De Montfort's LPC falls prey to UWE
2 July 2001
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21 March 2014
18 October 2013
27 February 2014
26 March 2014
UWE set to dominate legal education in the West of England after second raid on De Montfort; students must ‘go over’
De Montfort University's legal course in Bristol will be forced to close because the University of the West of England (UWE) is poaching its staff and pupils for the second time.
De Montfort's Legal Practice Course (LPC) in Bristol will terminate in June 2002, and the department's five lecturers and three administrative staff plan to decamp to the UWE. The deal was close to being signed as The Lawyer went to press.
A source close to UWE said: "De Montfort should never have moved to the South West, they underestimated the student's attraction to UWE."
This is UWE's second blow to De Montfort's two-year-old department in Bristol. When De Montfort took over the teaching of the University of Bristol's LPC, UWE employed nine of its 10 lecturers, leaving the incomer with one original Bristol lecturer, Professor Ruth Annand.
The defecting staff then threatened legal action against the University of Bristol for not offering them alternative employment or redundancy money before going ahead with the deal.
This time Paul Rylance, associate dean in the Faculty of Law at UWE, hopes the arrangement under the Transfer of Undertakings and Protection of Employment Regulations (Tupe) will go smoother than in 1998. "I look forward to welcoming De Montfort," he said. "This development is a logical step to make the Bristol LPC a more formidable force."
The transfer of the De Montfort course to UWE, which has been agreed in principle between the universities and is subject to Law Society approval in the autumn, makes it the only LPC provider in Bristol. As a result, the estimated 40 students due to start a two-year part-time LPC at De Montfort Bristol will be told today (Monday, 2 July) that their final year studies will take place in an as yet unknown location.
They could either join De Montfort's other LPC courses in Birmingham or Leicester or change to UWE, which may honour their De Montfort degrees.
Belle Turner, the University of Bristol's Student Union President,
believes this will not be beneficial to the students.
She said: "It cannot be helpful to anyone to be uprooted from one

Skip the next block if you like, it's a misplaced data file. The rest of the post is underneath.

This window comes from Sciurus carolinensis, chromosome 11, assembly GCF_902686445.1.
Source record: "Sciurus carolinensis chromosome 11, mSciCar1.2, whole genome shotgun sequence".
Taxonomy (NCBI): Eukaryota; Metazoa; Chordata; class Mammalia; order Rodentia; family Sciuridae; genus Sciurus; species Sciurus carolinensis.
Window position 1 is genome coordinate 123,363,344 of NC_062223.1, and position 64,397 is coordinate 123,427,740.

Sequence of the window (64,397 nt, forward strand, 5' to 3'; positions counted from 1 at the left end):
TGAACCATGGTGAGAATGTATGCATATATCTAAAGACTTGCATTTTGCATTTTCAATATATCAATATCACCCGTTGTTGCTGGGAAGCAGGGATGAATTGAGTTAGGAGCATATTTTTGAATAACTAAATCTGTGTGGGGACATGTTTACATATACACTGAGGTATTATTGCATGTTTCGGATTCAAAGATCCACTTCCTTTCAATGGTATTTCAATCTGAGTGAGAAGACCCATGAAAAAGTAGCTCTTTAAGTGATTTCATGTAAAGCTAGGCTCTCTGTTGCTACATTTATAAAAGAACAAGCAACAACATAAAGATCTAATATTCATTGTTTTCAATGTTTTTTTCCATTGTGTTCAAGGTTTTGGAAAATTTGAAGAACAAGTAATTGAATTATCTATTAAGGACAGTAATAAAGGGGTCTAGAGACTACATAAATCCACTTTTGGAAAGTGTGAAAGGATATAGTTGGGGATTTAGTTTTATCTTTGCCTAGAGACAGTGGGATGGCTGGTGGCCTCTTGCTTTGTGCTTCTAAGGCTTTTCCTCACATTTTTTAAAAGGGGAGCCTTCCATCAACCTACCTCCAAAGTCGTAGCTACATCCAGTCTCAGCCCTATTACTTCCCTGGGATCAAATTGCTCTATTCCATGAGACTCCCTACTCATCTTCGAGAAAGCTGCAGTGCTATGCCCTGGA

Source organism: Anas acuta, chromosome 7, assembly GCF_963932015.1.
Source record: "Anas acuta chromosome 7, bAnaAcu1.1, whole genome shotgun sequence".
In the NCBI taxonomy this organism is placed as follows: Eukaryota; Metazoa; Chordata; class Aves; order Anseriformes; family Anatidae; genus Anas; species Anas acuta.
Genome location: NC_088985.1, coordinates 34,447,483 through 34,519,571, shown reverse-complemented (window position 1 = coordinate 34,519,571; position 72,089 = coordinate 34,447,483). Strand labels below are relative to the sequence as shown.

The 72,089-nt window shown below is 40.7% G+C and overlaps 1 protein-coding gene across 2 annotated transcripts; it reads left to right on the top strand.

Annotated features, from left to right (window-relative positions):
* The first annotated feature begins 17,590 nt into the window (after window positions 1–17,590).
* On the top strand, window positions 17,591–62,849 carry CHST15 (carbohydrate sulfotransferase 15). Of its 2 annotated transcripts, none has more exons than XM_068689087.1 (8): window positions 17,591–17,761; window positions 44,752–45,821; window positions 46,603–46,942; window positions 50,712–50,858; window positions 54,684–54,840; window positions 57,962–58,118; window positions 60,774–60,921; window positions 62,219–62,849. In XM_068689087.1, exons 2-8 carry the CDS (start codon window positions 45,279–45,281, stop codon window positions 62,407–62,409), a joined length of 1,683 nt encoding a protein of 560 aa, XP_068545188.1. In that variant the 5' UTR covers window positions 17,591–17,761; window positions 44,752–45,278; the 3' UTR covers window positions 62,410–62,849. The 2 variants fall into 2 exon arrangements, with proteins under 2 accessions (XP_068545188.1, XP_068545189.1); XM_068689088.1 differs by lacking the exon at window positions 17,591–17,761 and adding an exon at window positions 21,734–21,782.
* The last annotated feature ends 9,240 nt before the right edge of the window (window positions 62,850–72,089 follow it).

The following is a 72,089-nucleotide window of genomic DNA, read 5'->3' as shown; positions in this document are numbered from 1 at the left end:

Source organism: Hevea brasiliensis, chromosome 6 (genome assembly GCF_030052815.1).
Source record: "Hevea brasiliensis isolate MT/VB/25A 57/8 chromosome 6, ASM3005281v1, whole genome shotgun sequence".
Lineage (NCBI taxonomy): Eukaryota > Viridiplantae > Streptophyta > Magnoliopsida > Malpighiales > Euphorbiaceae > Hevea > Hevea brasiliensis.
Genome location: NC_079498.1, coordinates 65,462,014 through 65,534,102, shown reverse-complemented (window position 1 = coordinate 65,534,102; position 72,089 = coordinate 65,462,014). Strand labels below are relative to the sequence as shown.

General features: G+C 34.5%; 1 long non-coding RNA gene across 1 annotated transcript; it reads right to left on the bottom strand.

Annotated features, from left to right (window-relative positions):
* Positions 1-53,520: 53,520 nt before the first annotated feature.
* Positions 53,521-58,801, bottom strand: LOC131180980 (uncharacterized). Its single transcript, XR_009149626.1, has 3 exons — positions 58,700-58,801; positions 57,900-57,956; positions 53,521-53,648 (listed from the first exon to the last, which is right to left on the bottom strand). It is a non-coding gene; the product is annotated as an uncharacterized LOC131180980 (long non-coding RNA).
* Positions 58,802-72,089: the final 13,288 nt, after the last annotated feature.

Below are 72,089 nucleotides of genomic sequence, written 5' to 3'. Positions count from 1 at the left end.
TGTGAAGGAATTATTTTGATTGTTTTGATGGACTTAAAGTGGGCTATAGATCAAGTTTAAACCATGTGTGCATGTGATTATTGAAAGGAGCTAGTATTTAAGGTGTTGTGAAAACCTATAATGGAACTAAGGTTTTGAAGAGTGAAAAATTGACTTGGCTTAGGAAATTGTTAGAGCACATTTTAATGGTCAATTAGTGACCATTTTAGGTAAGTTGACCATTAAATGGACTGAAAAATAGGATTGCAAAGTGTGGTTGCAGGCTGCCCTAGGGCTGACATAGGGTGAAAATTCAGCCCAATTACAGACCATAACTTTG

institution to another. It would be terrible if some had to travel as far
as Birmingham or Leicester every fortnight."
Ian Brookfield, deputy director of the School of Professional Legal
Studies and head of studies of the LPC at Cardiff University, was also surprised by De Montfort's transfer decision and UWE's rapid expansion programme.
"This movement has come as a bit of a shock," he said. "It's a significant shift for the De Montfort franchise, but I can't see how they'll retain their identity within UWE. Cardiff University doesn't feel threatened by UWE's growth in the South West, as we usually attract a large part of the South Wales market."
De Montfort's decision to take its full-time LPC operation to UWE comes after three months of negotiations between the universities.
The troubled department, which has a 'good' rating from the Law Society and offers a free laptop to students, failed to fill 60 places on its 100-place LPC this year, thereby missing out on extra Government funding for higher education bodies in an effort to get 30 per cent of teenagers into higher education.
The university, which has four campuses in Britain, will also close its Milton Keynes branch in 2003.
The possible incorporation of De Montfort's 100 validated LPC places to UWE's existing 300 places will launch the first phase of UWE's Institute of Legal Practice. It also seeks to revalidate vacancies on its Bristol Bar Vocational Course from 72 to 120 and expand its range of postgraduate diplomas.
Vice chancellor of UWE Alfred Morris said: "[The Institute will] confirm UWE as a leading provider of high-quality legal education."